Navin seemed aware of the heightening risks his business faced as law enforcement agencies began cracking down on the catalytic converter trade. In a call with an employee that was recorded on Aug. 5, 2022, Khanna advised his team against “traveling with cash” because authorities were “busting everybody.”
But despite that concern, business was going smoothly enough that on Aug. 15, 2022, Khanna applied for a loan to buy a salvage yard. Four days later, he bought a Rolls-Royce for $220,000 and posted a photo of it with a champagne bottle on Instagram. A couple of weeks after that, he drove that car to meet with two people who were selling catalytic converters. They were actually undercover cops.
By spring 2022, investigators had already suspected DG Auto was a major hub for a nationwide black market. The case, which spanned local and federal agencies, carried the codename Operation Heavy Metal.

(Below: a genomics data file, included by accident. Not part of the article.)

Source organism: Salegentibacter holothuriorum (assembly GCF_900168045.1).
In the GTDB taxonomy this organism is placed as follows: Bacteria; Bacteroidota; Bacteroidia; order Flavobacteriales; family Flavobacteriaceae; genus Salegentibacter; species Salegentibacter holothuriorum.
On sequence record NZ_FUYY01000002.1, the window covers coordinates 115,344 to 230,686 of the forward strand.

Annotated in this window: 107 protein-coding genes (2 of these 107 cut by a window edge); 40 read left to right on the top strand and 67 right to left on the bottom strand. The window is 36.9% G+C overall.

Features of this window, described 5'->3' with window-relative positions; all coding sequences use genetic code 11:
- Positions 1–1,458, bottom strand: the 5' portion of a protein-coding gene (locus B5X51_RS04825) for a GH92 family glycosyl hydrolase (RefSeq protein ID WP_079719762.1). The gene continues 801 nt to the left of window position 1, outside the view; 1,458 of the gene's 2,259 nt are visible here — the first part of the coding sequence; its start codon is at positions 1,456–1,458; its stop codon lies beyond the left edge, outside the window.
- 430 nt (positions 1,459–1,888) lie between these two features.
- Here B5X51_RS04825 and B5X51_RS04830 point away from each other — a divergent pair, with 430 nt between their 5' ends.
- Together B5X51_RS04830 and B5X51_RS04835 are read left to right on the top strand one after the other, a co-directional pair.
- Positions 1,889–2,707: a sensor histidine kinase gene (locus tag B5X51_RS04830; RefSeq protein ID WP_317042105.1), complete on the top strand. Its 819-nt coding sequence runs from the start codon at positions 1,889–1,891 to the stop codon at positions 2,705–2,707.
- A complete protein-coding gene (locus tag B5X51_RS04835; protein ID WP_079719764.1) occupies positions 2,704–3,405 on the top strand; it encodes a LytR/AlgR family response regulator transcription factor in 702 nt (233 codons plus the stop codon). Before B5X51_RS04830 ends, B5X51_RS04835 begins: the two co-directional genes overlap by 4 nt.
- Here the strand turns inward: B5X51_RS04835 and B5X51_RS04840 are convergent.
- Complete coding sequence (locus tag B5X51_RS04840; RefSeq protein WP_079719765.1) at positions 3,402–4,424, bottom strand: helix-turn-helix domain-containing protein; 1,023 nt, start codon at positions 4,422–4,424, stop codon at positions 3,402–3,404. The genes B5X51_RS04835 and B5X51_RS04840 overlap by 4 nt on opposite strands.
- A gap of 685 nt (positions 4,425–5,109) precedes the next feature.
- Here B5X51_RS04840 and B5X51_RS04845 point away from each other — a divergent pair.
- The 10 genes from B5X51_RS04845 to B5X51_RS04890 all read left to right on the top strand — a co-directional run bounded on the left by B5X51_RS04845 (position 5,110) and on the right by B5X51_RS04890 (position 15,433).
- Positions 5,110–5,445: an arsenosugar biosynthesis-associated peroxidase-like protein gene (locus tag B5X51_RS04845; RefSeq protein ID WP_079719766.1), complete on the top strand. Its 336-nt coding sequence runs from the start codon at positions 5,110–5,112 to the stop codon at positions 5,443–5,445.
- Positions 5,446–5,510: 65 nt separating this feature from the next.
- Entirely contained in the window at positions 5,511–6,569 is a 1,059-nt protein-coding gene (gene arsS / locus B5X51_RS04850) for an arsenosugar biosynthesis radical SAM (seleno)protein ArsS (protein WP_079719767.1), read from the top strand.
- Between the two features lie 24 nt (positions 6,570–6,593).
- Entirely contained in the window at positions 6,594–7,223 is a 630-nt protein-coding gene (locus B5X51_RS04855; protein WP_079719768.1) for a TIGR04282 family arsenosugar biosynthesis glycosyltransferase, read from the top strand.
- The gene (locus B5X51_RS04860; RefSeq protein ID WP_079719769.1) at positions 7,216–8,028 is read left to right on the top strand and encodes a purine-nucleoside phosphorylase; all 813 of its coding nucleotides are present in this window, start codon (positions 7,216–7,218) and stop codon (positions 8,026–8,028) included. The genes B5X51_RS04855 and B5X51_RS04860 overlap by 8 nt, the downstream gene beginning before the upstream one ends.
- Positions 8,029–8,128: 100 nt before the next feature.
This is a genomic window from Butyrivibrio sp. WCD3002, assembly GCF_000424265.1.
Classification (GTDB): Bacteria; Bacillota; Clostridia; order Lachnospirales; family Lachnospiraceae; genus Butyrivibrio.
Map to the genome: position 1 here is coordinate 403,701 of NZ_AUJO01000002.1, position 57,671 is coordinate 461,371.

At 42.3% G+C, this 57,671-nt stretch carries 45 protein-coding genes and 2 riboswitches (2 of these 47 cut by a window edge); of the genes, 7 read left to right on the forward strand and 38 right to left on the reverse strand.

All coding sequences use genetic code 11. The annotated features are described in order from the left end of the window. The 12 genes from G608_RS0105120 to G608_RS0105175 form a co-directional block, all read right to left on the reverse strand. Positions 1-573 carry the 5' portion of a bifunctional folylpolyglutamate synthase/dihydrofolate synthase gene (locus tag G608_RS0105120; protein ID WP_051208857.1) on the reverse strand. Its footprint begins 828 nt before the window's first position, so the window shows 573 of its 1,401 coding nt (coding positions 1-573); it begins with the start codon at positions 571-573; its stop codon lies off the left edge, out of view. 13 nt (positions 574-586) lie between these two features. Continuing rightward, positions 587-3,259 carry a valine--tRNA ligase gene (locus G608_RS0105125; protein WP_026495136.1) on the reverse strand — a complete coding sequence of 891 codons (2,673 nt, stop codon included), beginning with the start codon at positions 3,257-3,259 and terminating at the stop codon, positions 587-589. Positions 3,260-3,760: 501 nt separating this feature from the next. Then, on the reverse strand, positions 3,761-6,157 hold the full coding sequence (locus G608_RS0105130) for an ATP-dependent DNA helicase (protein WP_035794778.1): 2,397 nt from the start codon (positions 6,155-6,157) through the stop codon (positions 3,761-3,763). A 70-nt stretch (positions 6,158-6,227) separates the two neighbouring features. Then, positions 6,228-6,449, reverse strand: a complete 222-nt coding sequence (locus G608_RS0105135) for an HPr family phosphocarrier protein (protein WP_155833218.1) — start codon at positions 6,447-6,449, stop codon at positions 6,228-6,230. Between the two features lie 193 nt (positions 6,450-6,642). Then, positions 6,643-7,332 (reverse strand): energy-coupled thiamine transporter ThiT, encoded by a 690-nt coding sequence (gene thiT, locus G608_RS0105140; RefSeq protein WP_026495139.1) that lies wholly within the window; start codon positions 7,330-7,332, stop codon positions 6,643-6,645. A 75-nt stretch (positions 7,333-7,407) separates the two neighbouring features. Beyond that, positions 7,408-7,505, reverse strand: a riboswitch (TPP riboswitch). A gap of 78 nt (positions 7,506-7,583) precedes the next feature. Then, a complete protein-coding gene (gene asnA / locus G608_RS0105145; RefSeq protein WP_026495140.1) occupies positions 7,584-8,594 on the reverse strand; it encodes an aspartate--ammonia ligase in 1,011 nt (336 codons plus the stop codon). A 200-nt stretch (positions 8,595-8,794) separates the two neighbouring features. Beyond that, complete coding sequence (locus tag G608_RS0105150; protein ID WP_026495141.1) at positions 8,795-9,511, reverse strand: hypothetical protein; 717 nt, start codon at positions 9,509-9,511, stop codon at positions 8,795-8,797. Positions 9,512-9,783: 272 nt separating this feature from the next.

On May 10, 2022, 21-year-old Kristina Macerauskas arrived at a New Jersey home owned by the Khanna brothers’ parents. She left with a garbage bag filled with cash and drove back toward Clarendon, Texas, where she and her husband, Marty Macerauskas, 28, owned an auto body shop called M&M Auto. Before she arrived, she was pulled over. Officers found more than $1 million cash in the bag. A search of the M&M Auto shop turned up 30 converters.
In interviews with investigators, Kristina and Marty revealed details about their business dealings, acknowledging their role as a mid-level fencer in the market — an “intermediate buyer” in law enforcement terminology. Kristina estimated that around a quarter of the people they “buy from are selling stolen catalytic converters,” mostly from Toyota Tundras, according to court documents. Both said that they were selling those catalytic converters to DG Auto.